Mar 04, 2020 I Nick Redfern

The Cryptoterrestrials: 10 Years After Publication

A friend pointed out to me yesterday that March 1, 2020 was the 10th "anniversary" of the publication of the late Mac Tonnies' book The Cryptoterrestrials. No, I didn't know. But, on checking, sure enough March 1, 2010 was indeed the date. If you haven't read this intriguing look at an alternative theory for what "aliens" might really be, check it out. Like Jacques Vallee and John Keel, Tonnies rightly recognized that UFO encounters cannot all be dismissed as the ravings of lunatics, the tales of the fantasy-prone, or the fabrications of those seeking fame and fortune. But, also like Keel and Vallee, Tonnies was careful not to get sucked into the near-viral mindset that practically screams (take a deep breath): UFOs = alien spaceships piloted by little gray chaps from across the galaxy, who are on a mission to save their dying race by stealing our DNA, eggs and sperm.

Rather, Tonnies was chasing down the theory suggesting that the UFOnauts may actually represent the last vestiges of a very ancient race of distinctly terrestrial origins; a race that - tens of thousands of years ago - may have ruled our planet, but whose position of power was thrown into overwhelming chaos by two things; (A) the appearance of a “debilitating genetic syndrome” that ravaged their society; and (B) the rising infestation of a violent species that threatened to eclipse - in number - their own society. They are the Cryptoterrestrials, as Tonnies termed them. And that violent species that blusters around like an insane, unruly and spoiled child, and that has done more damage in its short life-time than can ever be truly imagined, is, of course, us.

With their society waning, their health and ability to even successfully reproduce collapsing, and their absolute worst nightmare - the Human Race - becoming the new gang in town, the Cryptoterrestrials followed what was perceived as the only viable option: they quietly retreated into the shadows, into the darkened corners of our world, below the oceans, into the deepest caverns that pepper the planet, and in their own uniquely silent and detached way, set about a new course of action. That course of action - given that they were in some fashion genetically related to the Human Race - was to eventually resurface; to move among us in stealth; to pass themselves off as entities from far-off worlds (as part of a concerted effort to protect and hide their real point of origin); and to use and exploit us - medically - in an attempt to try and inject their waning species with a considerable amount of new blood. Ours.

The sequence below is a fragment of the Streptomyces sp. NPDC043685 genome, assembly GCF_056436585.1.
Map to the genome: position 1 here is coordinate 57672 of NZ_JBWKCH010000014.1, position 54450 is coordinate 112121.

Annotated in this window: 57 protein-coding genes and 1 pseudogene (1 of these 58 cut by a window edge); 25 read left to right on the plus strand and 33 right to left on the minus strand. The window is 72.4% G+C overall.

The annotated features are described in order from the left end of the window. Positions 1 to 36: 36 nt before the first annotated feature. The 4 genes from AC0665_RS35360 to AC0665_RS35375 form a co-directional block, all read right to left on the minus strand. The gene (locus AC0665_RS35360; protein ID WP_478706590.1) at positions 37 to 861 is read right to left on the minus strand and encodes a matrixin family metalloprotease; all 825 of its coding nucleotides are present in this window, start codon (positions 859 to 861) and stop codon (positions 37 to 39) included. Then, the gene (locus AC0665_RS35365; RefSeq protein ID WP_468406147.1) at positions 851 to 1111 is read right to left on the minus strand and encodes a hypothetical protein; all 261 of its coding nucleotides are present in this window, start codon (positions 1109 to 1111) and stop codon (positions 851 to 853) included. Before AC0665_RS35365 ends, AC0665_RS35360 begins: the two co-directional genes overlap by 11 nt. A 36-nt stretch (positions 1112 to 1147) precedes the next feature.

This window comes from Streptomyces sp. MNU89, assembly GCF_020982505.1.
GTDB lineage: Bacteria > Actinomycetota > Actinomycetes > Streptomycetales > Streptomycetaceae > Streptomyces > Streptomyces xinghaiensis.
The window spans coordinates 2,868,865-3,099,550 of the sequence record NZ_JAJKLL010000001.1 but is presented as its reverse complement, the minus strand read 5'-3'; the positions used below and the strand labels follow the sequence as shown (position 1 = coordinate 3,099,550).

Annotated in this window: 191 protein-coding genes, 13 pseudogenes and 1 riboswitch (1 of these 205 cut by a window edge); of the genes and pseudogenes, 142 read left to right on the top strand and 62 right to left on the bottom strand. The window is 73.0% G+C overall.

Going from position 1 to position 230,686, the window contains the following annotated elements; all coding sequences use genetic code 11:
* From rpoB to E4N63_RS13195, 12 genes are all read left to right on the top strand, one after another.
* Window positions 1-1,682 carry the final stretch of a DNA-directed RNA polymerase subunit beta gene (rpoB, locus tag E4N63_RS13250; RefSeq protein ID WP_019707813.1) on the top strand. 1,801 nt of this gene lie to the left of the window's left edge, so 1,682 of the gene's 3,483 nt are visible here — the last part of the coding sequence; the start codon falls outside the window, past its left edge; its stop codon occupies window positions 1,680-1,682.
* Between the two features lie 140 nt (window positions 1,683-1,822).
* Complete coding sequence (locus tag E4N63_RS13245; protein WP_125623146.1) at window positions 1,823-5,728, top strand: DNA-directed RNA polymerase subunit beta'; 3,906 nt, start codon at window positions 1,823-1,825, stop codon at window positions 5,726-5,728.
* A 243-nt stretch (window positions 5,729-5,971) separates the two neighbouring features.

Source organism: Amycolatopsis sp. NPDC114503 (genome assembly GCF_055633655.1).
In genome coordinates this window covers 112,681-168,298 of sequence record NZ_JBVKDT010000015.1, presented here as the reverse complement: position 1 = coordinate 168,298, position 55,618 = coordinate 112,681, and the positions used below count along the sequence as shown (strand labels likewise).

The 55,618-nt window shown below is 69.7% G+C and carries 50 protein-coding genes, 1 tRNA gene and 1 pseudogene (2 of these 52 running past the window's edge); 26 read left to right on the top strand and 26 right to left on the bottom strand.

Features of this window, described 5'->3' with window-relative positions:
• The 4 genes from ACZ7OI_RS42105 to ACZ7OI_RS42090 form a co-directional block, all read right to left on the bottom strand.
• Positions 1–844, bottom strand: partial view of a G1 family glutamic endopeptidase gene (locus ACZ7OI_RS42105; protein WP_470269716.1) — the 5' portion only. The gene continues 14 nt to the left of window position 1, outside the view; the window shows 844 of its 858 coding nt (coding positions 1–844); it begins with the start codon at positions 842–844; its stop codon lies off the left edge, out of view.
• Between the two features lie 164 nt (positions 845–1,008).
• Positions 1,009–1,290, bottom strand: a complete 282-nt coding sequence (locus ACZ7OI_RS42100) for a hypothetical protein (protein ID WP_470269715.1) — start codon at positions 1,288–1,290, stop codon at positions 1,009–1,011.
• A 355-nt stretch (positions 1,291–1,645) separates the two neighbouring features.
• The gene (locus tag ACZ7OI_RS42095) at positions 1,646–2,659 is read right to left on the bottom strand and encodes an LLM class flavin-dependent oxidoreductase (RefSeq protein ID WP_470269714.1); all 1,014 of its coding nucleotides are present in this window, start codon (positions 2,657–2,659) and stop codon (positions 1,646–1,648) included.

In addition, Tonnies believed, the Cryptoterrestrials were - and, by definition, still are - subtle-yet-brilliant, cosmic magicians. For them, however, there is no top-hat from which a white-rabbit is pulled. There is no hot chick sliced in half and then miraculously rejoined at the waist. No: their tricks are far more fantastic. As well as deceiving us about their origins, the Cryptoterrestrials have - via, perhaps, the use of advanced hologram-style technology, mind-manipulation and much more - led us to conclude that they have an infinite number of craft, resources and technologies at their disposal. And that is the trick, the ruse: in actuality, their numbers today, Tonnies strongly suspected, may be very small. They may well be staging faked UFO events to try and convince us that they have a veritable armada at their disposal when, perhaps, the exact opposite is the case. And, most important of all, they desperately want us to think of them as visitors from the stars. If their plan to rejuvenate their species is to work, then stealth, subterfuge and camouflage are the essential orders of the day.